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Colonel Janice Lembke Dombi

Forging the Path

ROTC at Longwood University opened the world - literally - for Janice Lembke Dombi, Class of '81. Now she's empowering the next generation of female soldiers.

Rappelling. Hang gliding. Canoeing. When Janice Lembke Dombi joined the Reserve Officers' Training Corps (ROTC) as a freshman at Longwood, the chance to get outdoors and participate in fun activities drew her attention. She never dreamed how influential the decision would be - or that she'd spend the next 30 years in the Army Corps of Engineers, leaving a lasting legacy across the globe and working to prepare the next generation of female soldiers.

Dombi decided to join the Army Reserves to explore her interest in ROTC further. But it wasn't until she completed basic training at Fort Jackson, S.C., that she seriously considered a career in the military. Out of 250 soldiers in her company - and only 50 women - she was the distinguished graduate.

"When I went back to Longwood that fall, I decided to join and stay as long as I enjoyed it," said Dombi "The Army continued offering me better, more interesting opportunities. It became a rewarding career in the Army Corps of Engineers that spanned 30 years. Before retiring, I earned four master's degrees and had diverse experiences that ranged from teaching at West Point to building schools, clinics and wells in Central and South America."

Dombi enjoyed her numerous assignments, including teaching History at the United States Military Academy and being the first woman to command a Division in the US Army Corps of Engineers. One of Dombi's favorite assignments was in the Republic of Panama with a Combat-Heavy Engineering Battalion, for which she served as executive officer and battalion commander. She led missions in remote locations in El Salvador, Panama and Ecuador, where her team built schools and clinics and drilled water wells. Dombi enjoyed the day-to-day interaction with the local population. The people in the area helped with construction to learn new skills, and they were eager to get involved and help their communities.

"I chose the Army Corps of Engineers because I thought being an engineer would offer a good mix of indoor/outdoor activity. There's always something concrete you leave as your mark. You can look at a completed project and know that you were able to help, able to make things better for someone else," Dombi said.

Dombi's time in active-duty service ultimately took her all over the world, from Central and South America, to Germany, and Korea. But it was one of her final posts, in Baghdad, where she took a leadership role with a project that carries over to her new life as a civilian: the Sisterhood Against Sexual Assault (SASA).

An engineer in Dombi's section, Lisa Belcastro, had the idea of creating a new initiative to reduce sexual assaults against women in the military. Together they convened a group of senior military women to examine the issue and found that the greatest number of assaults were against women ages 18-24. Dombi and her colleagues came to the conclusion that, for younger women, there can be challenges with self-confidence and the knowledge of how to be women in a male-dominated profession.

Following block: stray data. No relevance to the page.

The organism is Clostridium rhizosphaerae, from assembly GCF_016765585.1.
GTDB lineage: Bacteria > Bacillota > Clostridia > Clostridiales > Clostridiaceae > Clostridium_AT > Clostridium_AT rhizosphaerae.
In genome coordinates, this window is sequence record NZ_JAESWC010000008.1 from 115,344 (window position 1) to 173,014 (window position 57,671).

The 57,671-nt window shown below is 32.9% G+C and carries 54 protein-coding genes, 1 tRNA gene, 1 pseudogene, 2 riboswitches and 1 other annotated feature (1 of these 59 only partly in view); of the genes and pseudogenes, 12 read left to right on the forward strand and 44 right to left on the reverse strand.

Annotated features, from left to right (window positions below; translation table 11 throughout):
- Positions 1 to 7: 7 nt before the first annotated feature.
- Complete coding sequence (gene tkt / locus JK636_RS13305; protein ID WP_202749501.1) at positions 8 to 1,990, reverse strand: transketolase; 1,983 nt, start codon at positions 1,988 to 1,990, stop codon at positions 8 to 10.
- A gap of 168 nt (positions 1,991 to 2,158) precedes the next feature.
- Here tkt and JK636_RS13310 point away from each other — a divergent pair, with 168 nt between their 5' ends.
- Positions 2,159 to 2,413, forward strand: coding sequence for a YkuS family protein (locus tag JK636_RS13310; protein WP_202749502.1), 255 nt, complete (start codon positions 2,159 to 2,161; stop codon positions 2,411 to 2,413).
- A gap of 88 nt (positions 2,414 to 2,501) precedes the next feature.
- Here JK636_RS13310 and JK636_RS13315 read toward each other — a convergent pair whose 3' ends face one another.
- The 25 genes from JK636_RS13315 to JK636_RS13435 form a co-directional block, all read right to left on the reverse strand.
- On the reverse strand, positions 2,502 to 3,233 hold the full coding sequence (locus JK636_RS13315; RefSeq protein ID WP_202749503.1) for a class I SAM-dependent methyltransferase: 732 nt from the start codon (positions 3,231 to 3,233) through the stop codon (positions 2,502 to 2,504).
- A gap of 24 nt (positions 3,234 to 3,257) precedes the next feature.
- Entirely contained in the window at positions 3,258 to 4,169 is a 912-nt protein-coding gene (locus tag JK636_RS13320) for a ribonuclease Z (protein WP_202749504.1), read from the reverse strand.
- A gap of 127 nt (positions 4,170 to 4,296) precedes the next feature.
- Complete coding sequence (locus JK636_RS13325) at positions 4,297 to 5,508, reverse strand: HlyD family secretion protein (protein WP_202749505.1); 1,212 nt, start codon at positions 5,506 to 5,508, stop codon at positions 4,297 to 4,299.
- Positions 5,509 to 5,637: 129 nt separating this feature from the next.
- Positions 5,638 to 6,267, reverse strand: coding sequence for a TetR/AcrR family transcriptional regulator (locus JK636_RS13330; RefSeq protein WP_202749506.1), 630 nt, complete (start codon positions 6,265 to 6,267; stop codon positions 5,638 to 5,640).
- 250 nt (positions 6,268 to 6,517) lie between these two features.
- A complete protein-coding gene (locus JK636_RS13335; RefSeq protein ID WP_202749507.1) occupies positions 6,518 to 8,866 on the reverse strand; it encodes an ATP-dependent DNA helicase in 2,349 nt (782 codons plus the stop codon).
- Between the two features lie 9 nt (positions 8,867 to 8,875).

"We realized that many of the military's current efforts related to sexual assault are for treatment after the offense, which is important and necessary. But we wanted to work on developing people so that they don't become victims in the first place. It's about prevention before reaction," Dombi said.

One of the first projects Dombi and Belcastro launched was a one-day SASA seminar and monthly meetings for female soldiers on bases throughout Iraq. They focused on building life skills such as setting boundaries and creating goals, but they also provided the chance for the young women to connect with one another and meet women of higher rank who could serve as mentors. Each session made a point to share the male point of view and gave the women an opportunity to discuss real situations they encounter in their daily lives.

"It's about respect and dignity for everyone," said Dombi. "These are Army values, and we take them seriously. This provides young female soldiers another resource to build their life skills and understand how to approach potential issues before they become a problem. We want to help these women find their voice." Dombi is now working to bring this education and mentoring program to military women in the United States.

While she's traveled many miles from Longwood since her graduation, Dombi credits the university with helping her find her own voice. "Being at Longwood encouraged me to be more outgoing. The classes were small enough in size that you knew the other students, and it really helped me speak more freely and build my confidence in active listening and public speaking," said Dombi. "The people were so friendly - and when I came back to speak 20 years later, that hadn't changed."

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